First Alicia Keys and now Jennifer Garner? The actress followed in the musician’s no-makeup footsteps over the weekend at the Telluride Film Festival, when she attended the fest — twice — without a trace of lipstick or blush, and dressed down in jeans. And while a growing clutch of celebs, including Jennifer Lopez and Gwyneth Paltrow, have been posting no-makeup selfies on social media, going bare-faced at a high-profile event or walking the red carpet (as Keys did at the VMAs) is taking it to a whole other level. And fans seem to be pleased.
“Love this idea,” tweeted one. “Why shouldn’t she?” tweeted another. “Cosmetics aren’t necessary.”
But are Keys and Garner leading a celeb trend that could stick? Not according to beauty historian Rachel Weingarten, who says the trajectory of overdone and understated looks are easily traced throughout the decades — and that what’s going on here may be more a collection of calculated moves.
“There are a few pieces to the trend,” Weingarten, author of Hello Gorgeous! Beauty Products in America ’40s–’60s, tells Yahoo Beauty. “First, just because someone has a nude face doesn’t mean they are makeup free,” such as in the case of J. Lo’s recent selfie, she says. With Keys, she believes the no-makeup pledge could be a way to become “the anti-Beyoncé, who is so overproduced.” By seeing the singer so stripped-down, Weingarten posits that Keys hopes, “We suddenly remember, oh, Alicia Keys — she’s the one with the piano, and the one with the actual talent.”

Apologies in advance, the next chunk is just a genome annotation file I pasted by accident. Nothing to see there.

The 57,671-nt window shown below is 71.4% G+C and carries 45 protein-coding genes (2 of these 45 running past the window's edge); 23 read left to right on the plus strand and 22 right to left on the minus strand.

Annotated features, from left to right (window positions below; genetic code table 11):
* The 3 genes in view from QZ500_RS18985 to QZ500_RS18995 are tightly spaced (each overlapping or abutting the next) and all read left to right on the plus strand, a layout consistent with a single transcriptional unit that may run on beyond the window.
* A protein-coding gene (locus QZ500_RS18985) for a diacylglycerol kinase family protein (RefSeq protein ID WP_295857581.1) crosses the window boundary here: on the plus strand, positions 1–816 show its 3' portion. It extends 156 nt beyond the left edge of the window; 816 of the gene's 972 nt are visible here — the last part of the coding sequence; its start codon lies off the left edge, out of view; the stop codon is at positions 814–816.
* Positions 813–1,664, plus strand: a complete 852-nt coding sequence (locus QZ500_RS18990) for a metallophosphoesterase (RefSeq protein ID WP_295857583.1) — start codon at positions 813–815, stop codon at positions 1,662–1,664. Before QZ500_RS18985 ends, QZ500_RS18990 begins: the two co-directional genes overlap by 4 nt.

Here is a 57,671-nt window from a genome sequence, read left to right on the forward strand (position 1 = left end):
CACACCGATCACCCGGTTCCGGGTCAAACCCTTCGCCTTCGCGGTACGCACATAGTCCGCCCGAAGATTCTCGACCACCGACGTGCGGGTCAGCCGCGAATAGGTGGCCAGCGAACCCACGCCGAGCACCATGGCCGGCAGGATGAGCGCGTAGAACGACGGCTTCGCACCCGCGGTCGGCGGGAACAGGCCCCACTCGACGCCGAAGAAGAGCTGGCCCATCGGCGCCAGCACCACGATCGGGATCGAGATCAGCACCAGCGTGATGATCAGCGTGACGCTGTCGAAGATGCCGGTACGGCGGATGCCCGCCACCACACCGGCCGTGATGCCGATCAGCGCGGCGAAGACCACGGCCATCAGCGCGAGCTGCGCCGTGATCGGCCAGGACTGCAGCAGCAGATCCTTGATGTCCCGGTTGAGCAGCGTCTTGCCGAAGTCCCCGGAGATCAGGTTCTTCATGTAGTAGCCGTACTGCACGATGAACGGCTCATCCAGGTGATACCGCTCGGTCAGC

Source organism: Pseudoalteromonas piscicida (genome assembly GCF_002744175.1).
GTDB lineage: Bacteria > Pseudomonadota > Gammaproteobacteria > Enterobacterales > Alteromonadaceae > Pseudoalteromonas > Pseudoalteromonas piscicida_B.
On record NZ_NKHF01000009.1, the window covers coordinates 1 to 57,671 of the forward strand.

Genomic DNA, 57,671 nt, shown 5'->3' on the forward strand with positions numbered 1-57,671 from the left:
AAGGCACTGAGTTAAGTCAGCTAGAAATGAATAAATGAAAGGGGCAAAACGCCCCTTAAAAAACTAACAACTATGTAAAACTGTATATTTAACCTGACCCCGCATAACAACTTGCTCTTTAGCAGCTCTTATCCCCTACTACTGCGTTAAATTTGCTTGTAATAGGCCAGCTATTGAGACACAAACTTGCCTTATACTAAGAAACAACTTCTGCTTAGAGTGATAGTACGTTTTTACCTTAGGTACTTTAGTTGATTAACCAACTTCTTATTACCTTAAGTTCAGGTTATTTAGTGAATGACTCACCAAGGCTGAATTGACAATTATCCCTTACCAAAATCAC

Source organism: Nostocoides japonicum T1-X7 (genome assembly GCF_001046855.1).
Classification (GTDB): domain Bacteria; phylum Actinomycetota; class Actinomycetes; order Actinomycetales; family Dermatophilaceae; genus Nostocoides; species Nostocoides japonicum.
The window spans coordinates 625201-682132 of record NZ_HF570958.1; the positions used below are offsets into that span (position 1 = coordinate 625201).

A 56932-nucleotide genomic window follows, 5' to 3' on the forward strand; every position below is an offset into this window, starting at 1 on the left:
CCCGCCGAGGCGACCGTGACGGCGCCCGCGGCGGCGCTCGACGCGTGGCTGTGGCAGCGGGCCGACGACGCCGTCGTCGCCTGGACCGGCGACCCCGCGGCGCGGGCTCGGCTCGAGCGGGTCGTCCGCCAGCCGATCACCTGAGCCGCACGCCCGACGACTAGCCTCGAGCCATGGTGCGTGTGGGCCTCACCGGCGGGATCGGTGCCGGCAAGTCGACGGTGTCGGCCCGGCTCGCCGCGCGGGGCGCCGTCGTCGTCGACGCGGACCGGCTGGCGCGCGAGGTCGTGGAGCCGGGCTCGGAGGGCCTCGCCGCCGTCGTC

In the case of Garner, meanwhile, who was in Telluride to promote her new film Wakefied, Weingarten believes her decision to go barefaced could just be her saying, “Look, I’m so exhausted from being in the spotlight [over her split with Ben Affleck], I’m bearing myself, I’m vulnerable. This is me.” She adds, “It almost affords her a certain tenderness so that we feel protective of her. It could be a calculated ploy so we can look at her and realize, ‘Ohhh, she’s just a mom in jeans.’”
With Paltrow, it’s most certainly calculated, she says — as in most of the selfie cases — as a way to change the conversation. “You’re not going to see someone appear without makeup who we haven’t been talking about lately,” she says.
And while the whole no-makeup thing could be in part a cultural backlash — beauty fatigue as well as a “thumbing-of-the-nose at the cult of Kardashian” — Weingarten doesn’t believe it’s one that will last or even explode.
“I don’t think it’s the beauty trend that’s going to pick up. Conversely,” she says, “what might be coming is lots of nude products for fall.”